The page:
Traditional Culture: Frugality Fosters Virtue
"The ancients said, 'Money is something external to this physical body.' Everyone knows it, yet everyone pursues it." "Wealth without virtue (de) will harm all sentient beings, while wealth with virtue is what all people hope for. Therefore, one cannot be affluent without advocating virtue." "Becoming a king, an official, wealthy, or nobility all come from virtue. No virtue, no gain; the loss of virtue means the loss of everything. Thus, those who seek power and wealth must first accumulate virtue. By suffering hardships and doing good deeds one can accumulate virtue among the masses." (Excerpts from "Wealth with Virtue" from Essentials for Further Advancement)
Frugality is one of the traditional virtues for self-improvement, family management, and government leadership. In Stanzas on History, Tang Dynasty poem Li Shangyin said, "Throughout history, from majestic nations to individual families, all prosper from diligence and frugality and decline from waste and decadence."
Zhuge Liang's "Letter to My Children" said, "Frugality fosters virtue." The Biography of Zuo said frugality is an act of great virtue among all benevolent acts, while waste is one of the worst among all bad deeds.
Based on this understanding of morality, the Chinese have many traditional tales on living with frugality, taking money lightly, and valuing virtue. Fan Zhongyan from the North Song Dynasty grew up in an impoverished family. When he was studying at Liquan Temple, he could only afford to eat congee. Even after he excelled in the national examination and became a government official, he was still very prudent in spending. He was later promoted to deputy prime minister and had a high salary, yet all he sought was having enough food to survive and enough clothes to keep warm. He never built a formal residence, and donated most of his salary to the poor.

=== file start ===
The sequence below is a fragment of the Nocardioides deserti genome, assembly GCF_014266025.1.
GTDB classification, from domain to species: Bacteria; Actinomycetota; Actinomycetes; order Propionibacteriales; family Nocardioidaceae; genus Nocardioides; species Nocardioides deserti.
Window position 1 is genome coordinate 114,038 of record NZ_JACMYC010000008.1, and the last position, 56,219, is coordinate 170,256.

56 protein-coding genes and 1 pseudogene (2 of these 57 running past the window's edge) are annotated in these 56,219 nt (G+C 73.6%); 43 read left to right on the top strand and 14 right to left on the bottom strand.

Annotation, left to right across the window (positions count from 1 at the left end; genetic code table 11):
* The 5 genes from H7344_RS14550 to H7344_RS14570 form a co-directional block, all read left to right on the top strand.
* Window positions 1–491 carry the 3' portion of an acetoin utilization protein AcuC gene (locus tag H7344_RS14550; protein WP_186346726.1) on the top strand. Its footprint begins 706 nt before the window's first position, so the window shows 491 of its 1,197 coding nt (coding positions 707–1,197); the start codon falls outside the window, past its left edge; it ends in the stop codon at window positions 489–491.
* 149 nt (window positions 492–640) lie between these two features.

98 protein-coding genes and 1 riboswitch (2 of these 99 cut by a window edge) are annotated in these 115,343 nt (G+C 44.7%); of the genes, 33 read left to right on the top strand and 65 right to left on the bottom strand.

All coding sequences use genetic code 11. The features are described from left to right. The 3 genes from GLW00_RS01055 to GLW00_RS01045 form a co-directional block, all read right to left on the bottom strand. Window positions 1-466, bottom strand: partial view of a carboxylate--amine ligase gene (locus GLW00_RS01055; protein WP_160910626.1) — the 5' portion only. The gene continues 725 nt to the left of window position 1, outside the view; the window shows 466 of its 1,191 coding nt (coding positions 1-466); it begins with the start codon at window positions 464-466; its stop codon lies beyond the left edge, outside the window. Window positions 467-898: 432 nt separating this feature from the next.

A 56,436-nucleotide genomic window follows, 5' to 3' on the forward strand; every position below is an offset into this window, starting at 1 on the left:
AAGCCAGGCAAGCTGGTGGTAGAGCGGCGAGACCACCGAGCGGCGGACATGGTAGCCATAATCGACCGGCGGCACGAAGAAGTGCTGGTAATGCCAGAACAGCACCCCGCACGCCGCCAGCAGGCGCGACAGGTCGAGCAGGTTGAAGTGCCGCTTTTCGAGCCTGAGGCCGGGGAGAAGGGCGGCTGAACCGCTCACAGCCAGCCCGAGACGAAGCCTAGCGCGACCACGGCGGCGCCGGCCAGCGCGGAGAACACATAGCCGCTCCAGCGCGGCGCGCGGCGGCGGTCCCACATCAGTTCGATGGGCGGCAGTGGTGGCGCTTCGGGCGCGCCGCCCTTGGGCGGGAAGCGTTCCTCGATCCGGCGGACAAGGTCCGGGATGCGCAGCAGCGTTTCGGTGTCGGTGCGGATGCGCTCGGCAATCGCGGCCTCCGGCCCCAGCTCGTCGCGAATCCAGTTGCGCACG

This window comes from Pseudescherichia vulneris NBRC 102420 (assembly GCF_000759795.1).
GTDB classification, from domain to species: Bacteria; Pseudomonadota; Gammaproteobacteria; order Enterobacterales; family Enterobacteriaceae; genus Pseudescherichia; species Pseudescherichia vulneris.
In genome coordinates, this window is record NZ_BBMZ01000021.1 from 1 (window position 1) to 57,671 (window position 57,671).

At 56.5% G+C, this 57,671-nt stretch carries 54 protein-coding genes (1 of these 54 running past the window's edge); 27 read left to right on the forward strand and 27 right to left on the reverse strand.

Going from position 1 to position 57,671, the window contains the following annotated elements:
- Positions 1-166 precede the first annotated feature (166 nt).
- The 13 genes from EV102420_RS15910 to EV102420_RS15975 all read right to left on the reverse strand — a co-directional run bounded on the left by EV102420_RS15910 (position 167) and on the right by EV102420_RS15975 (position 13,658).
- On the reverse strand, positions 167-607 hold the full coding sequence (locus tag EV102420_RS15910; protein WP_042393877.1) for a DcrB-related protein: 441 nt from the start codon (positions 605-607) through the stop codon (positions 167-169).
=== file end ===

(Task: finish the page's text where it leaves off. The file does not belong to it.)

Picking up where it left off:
Sima Guang, who was a contemporary of Fan Zhongyan's, was a government official for over 40 years. Although he held the position of prime minister, he didn't eat meat often or wear silk clothes. He never collected money beyond his own salary. His residence was merely enough to provide shelter against the elements. During the summer when the weather was extremely hot, Sima Guang dug a 10-foot-deep hole in the yard and lived there. Because he gave most of his salary away to others who needed money, although he was an official for decades, he only had three hectares of land. When his wife passed away, he didn't have enough money to hold a funeral and bury her, and had to sell the land to buy a casket. His stories are still being talked about today.
In "A Letter to Kang on Frugality," Sima Guang encouraged his son to be thrifty. He used his own example and ancient stories to illustrate that prudent spending fosters good character, and decadent lifestyles produce disasters. Sima Guang's sons are all respected as being frugal and self-disciplined. People could even tell Sima Guang's family members just by their words and actions.